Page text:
Beware, there are spoilers in here!
Having read and loved Clockwork Angel and Clockwork Prince, I had high hopes for the final instalment in the trilogy, Clockwork Princess.
Alas, I found the first 200 or so pages rather dull and I just couldn’t get into it. I found the Prologue to be quite good, I admit, as it was nice to get a little more insight into Jem and Will’s first meeting – and of course reading about Aloysius Stark was interesting too, as you can really understand why he turned out to be rather hateful.
But after the Prologue, I felt the book was taking far too long to get anywhere, and not all that much was happening. When Gabriel arrived to say “Father is a worm” I had hoped that that would not only lighten the book up – we all know what Will is like, especially around Gabriel! – but would also bring us an interesting fight. But I was wrong. Will didn’t seem to act as he usually would, and yes I understand he was still angry about his sister being there and over Jem and Tessa, but still… He’s Will Herondale. Disappointment in Will’s wit aside, I at least hoped that any fighting upon reaching the Lightwood Manor would be somewhat interesting and a good read, but although it was a prolonged fight, it didn’t interest me to read. I found myself skimming it and only picking up on anything mildly important – mainly, the message left by Benedict Lightwood on the wall inside.
I read through it rather absently, not really finding anything that made me laugh or even saddened me. It all just seemed similar. Chapters 6 and 7 started to pick up a little – but bearing in mind, this is over 100 pages in – and then dropped slightly, although I was certainly more interested. I kept reading a few more chapters, before I had to give up because I was just so bored of it.
Then, at about 10pm, I picked it up again and decided I wouldn’t put it down again until it was finished – no matter what. So I continued on from where I had left off, feeling hopeful. And I was not disappointed. Clockwork Princess had finally started to live up to my expectations left after reading its predecessors. There were multiple moments from page 216 onwards that had me laughing, crying, wanting to scream, and – more often than not – all three at once!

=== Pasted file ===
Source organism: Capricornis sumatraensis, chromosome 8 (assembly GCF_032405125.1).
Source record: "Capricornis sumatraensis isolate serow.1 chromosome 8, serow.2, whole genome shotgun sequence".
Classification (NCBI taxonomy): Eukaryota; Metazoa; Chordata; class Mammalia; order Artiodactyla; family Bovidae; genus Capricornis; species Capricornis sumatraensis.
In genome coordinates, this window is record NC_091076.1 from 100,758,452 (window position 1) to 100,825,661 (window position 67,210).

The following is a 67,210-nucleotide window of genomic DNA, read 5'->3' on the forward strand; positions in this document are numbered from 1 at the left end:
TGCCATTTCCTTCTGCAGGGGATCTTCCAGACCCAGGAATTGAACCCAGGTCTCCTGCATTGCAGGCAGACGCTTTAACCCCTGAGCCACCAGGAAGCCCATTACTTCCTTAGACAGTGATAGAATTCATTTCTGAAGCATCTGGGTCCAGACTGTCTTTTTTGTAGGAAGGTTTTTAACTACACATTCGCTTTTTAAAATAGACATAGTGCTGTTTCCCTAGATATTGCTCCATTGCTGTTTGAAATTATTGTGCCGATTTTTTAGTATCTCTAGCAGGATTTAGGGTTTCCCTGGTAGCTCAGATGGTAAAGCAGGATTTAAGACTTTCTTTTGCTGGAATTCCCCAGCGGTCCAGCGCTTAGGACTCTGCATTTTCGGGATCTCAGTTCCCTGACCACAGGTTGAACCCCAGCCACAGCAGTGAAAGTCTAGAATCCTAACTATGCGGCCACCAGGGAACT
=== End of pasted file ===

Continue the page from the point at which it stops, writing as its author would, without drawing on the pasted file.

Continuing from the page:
The scene that upset me the most was this one:
“With wet hands he seized at his lapels and jerked the shirt open. In the dim light that spilled from the inn, he could see that his parabatai rune, just over his heart, was bleeding.
His hands were covered in blood, blood mixed with rain, the same rain that was washing the blood away from his chest, showing the run as it began to fade from black to silver, changing all that had been sense in Will’s life into nonsense.
Jem was dead.”
I said that I didn’t plan to put this book down until I had finished it, but this one scene – that last line, really – changed that. I had to put the book down, and take my glasses off, before burying my head into my duvet cover just to muffle my cries of despair. Honestly, I don’t know who I was despairing for most – Will, Tessa, or myself. I feel that Will, Tessa, and myself would have been affected similarly by that line, as they both loved Jem and had actually spent time with him, and I loved him too – just not to the extent of Will and Tessa!
As much as Will/Tessa has always been my favourite pairing of the books, I was rather annoyed at how soon they got together after Tessa heard of Jem’s death. Yes, Will and Tessa both loved each other, even though Tessa loved Jem too, but that’s no excuse for crying over the loss of your fiancé, and then a few hours later getting off with someone else. Fair enough they thought it was likely they would die – well, Will at any rate – in the morning, but that is just not the way to deal with it, even if you do love each other!
Another thing that irked me in the book was the layout of the letters. The first one appeared at the end of Chapter 1, and I at first thought it was a continuation of what had been happening on the previous page, so I was extremely confused. It would have been much easier to understand if, after Cyril’s “‘The second carriage is now ready,’ he said. ‘Who’ll be coming, then?’”, a * had been used, just to show that what came next was NOT a continuation of that. I got used to it as I proceeded through the book, but it just looked slightly untidy with sudden bursts of letters.
Despite my disappointment in the beginning of the book, the layout of the letters, and the manner in which Tessa and Will got together, I did find this book to be most enjoyable. The last 100 pages or so were just brilliant, and made me so happy, yet at the same time so sad. I love books that can make me feel for the characters, and this book did just that. I described this book to my friend as being “heartbreakingly wonderful” and I feel that is an apt description – it broke my heart, so many times, but at the same time it was wonderful, and broke my heart so wonderfully too!